Okay, the 5A is implementedI haven't looked up the clearing curve for a BS 1362, 5A fuse, but came across this interesting article comparing 3 amp and 13 amp fuses, and learned a 3A fuse will hold on indefinitely at 4.5 amps. My guess is for a 5A fuse it'll be on the order of 7.5 amps.
Found a 330 µF 25v capacitor on the PC PSU board.Given this, my guess is part of your motor heating is a consequence of the supply waveform. If you have a largish (in the 100 to 330 uF range) electrolytic capacitor handy, temporarily clip it across the battery charger output, and see what happens. The motor ought to run cooler, and provide smoother low speed operation.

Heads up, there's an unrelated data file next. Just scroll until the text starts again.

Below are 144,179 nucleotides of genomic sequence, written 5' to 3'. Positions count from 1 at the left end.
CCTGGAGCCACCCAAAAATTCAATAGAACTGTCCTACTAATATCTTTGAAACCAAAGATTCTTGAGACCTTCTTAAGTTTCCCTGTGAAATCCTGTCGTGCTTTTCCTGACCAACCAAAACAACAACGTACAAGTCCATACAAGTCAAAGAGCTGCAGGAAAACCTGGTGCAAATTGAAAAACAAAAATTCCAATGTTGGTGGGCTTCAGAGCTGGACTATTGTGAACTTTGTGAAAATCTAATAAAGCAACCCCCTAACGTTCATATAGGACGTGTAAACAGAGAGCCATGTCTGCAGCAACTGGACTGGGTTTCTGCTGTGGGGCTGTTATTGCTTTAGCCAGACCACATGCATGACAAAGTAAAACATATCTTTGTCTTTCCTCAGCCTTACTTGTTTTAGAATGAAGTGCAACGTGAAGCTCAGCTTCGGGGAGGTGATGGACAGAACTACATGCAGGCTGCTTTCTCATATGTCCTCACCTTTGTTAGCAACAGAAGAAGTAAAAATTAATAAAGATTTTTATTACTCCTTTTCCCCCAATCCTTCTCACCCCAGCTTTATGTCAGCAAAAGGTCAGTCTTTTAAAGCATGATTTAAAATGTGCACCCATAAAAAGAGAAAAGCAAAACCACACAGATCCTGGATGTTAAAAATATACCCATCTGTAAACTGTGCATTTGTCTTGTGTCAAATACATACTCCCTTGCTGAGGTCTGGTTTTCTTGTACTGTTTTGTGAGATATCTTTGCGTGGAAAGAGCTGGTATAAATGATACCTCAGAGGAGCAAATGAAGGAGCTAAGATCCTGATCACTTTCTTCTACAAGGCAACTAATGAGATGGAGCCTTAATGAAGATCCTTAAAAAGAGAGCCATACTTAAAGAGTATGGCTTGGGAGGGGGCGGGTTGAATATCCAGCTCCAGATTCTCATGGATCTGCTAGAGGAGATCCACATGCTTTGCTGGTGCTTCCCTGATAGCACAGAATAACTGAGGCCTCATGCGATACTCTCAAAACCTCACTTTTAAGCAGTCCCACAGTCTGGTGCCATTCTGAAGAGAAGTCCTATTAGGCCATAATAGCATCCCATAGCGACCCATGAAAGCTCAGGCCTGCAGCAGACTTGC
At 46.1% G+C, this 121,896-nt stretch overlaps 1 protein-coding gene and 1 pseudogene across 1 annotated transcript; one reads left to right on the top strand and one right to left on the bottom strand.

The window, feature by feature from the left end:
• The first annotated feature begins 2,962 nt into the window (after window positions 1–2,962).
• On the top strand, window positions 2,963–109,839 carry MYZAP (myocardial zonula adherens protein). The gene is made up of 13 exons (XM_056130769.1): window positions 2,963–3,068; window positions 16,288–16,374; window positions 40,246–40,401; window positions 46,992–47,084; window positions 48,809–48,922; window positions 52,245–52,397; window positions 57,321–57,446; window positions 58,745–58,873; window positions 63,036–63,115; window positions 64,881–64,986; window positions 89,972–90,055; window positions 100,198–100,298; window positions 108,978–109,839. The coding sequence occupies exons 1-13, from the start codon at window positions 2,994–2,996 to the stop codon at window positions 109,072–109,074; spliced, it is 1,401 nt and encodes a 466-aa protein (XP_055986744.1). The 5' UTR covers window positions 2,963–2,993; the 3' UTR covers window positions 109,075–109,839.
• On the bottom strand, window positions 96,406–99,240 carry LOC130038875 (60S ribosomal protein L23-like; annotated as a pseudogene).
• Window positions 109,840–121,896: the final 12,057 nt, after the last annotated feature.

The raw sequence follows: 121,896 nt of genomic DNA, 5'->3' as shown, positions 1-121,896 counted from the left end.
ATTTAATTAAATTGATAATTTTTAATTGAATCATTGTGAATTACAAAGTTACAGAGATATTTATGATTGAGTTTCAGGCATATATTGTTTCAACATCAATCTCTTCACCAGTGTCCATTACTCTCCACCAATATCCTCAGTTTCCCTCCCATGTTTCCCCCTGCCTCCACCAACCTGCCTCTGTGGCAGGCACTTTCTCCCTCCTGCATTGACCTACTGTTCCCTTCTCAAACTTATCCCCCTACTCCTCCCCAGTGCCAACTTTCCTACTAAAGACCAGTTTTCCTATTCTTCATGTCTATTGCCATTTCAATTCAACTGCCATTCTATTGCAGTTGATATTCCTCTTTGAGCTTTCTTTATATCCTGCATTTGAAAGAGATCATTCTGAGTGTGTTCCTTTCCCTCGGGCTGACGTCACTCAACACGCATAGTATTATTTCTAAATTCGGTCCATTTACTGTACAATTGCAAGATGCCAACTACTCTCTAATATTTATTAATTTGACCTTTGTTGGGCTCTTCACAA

It was difficult to desolder.
The solder cooled instantly before the solder pump could work
... but got it out.
330 µF 25v capacitor across DC output
This had a similar noise reduction effect to the lamp across the dimmed mains supply.
IE. buzzing reduction
I then added the 40 watt lamp to the dimmed mains suppy.
The noise reduced even further.
It was already only a slight hum with the lamp (as per video), but clearly, both primary and secondary sides can be cleaned up.
However - having just wired it in the capacitor 'popped'!
So it failed.
This renders some of the questions (below) irrelevant at this time.
Q. Capacitor safety?
When removing the capacitor... should I simply short the two connectors across metal?
It sparks of course.
... but is that the correct procedure?
Q. Is the capacitor the superior option to Jim's concept of the lamp?
IE. should I solder it internally, and will it be fine for normal battery charging use?
Q. If the capacitor option works on the secondary side, should it be considered for the primary?
I have a large range of capacitors of varying voltages etc.